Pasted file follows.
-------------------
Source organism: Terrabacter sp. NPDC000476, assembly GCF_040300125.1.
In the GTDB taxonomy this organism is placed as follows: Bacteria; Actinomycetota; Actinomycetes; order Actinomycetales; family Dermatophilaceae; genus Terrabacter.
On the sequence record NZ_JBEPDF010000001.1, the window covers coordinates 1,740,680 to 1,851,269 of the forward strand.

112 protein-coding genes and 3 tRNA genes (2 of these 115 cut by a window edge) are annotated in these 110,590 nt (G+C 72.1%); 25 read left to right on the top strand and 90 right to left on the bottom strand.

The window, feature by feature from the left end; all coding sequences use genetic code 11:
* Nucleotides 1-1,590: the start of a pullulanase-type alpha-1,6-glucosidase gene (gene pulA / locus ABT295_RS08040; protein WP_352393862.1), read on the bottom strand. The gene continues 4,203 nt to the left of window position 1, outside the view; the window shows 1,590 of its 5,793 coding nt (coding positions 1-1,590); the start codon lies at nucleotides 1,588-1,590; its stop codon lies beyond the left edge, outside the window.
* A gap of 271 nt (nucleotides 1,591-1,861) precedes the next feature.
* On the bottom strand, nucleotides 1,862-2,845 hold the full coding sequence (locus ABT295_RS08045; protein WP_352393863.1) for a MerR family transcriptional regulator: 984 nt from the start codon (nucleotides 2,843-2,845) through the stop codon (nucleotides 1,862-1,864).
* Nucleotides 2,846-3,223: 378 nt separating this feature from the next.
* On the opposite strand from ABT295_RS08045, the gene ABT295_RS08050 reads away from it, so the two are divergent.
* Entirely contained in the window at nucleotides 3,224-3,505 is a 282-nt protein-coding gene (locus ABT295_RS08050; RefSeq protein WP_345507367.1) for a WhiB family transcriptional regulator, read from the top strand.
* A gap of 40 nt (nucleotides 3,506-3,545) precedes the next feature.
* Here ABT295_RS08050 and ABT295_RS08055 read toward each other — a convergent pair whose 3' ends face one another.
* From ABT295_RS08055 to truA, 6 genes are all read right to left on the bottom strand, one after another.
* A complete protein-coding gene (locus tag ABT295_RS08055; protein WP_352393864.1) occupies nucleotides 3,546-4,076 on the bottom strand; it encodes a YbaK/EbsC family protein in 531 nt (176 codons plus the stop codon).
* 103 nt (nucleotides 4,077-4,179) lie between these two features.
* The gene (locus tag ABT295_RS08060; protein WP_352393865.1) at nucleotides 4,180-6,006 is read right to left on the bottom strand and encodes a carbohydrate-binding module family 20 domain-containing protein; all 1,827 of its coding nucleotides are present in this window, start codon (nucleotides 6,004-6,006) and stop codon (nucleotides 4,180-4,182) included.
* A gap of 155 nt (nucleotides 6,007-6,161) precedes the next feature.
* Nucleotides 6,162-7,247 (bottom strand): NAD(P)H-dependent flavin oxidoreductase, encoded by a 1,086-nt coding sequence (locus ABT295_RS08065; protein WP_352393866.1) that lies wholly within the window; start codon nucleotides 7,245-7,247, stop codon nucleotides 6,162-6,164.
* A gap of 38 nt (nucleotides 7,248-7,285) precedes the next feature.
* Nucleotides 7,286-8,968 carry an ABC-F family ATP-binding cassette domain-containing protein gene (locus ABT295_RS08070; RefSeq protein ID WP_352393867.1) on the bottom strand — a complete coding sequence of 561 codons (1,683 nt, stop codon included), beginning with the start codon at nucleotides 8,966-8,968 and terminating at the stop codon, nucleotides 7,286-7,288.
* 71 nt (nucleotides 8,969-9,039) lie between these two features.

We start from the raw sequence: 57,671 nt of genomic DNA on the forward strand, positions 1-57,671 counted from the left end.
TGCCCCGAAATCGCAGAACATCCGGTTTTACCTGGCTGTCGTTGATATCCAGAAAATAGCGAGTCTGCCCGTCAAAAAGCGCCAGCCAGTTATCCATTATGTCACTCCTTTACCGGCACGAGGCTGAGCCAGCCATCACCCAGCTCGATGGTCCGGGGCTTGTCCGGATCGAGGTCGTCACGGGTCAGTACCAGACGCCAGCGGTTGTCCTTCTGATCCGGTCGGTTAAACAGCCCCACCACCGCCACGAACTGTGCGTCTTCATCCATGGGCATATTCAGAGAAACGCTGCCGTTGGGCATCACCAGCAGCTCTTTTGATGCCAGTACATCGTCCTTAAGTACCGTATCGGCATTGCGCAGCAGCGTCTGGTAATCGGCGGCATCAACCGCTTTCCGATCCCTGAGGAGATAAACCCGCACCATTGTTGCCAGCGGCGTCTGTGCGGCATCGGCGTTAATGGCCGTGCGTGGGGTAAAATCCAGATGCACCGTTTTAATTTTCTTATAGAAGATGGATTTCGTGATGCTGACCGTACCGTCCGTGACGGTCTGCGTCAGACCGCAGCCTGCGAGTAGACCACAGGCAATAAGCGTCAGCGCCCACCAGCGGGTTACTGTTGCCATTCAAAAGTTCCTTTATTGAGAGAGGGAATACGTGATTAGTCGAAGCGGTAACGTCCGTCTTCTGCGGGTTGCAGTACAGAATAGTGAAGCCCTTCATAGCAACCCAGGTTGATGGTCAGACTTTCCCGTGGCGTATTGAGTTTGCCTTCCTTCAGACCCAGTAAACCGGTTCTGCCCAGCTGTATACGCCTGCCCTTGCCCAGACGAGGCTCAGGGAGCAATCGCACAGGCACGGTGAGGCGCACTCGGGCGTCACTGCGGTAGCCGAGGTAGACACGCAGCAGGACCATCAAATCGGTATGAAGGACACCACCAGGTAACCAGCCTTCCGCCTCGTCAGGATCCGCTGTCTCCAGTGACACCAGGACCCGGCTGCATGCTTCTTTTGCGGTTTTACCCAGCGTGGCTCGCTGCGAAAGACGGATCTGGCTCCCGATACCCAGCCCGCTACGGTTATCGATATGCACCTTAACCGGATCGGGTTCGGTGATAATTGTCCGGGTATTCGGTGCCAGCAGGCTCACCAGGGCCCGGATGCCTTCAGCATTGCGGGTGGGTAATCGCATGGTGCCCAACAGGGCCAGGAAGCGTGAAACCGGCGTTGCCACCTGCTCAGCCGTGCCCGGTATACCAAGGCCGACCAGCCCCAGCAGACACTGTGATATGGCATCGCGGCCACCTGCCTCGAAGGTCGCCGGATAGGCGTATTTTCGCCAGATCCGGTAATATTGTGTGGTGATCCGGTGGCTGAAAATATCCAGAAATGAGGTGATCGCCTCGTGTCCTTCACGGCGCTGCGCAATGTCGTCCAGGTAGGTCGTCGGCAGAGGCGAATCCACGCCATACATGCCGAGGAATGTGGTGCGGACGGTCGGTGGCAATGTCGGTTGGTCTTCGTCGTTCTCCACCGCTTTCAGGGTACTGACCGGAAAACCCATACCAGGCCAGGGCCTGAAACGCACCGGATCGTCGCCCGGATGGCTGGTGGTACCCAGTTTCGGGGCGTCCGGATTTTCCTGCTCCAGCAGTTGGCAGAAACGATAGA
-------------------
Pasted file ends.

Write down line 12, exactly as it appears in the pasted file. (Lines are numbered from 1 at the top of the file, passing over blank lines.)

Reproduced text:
* A gap of 40 nt (nucleotides 3,506-3,545) precedes the next feature.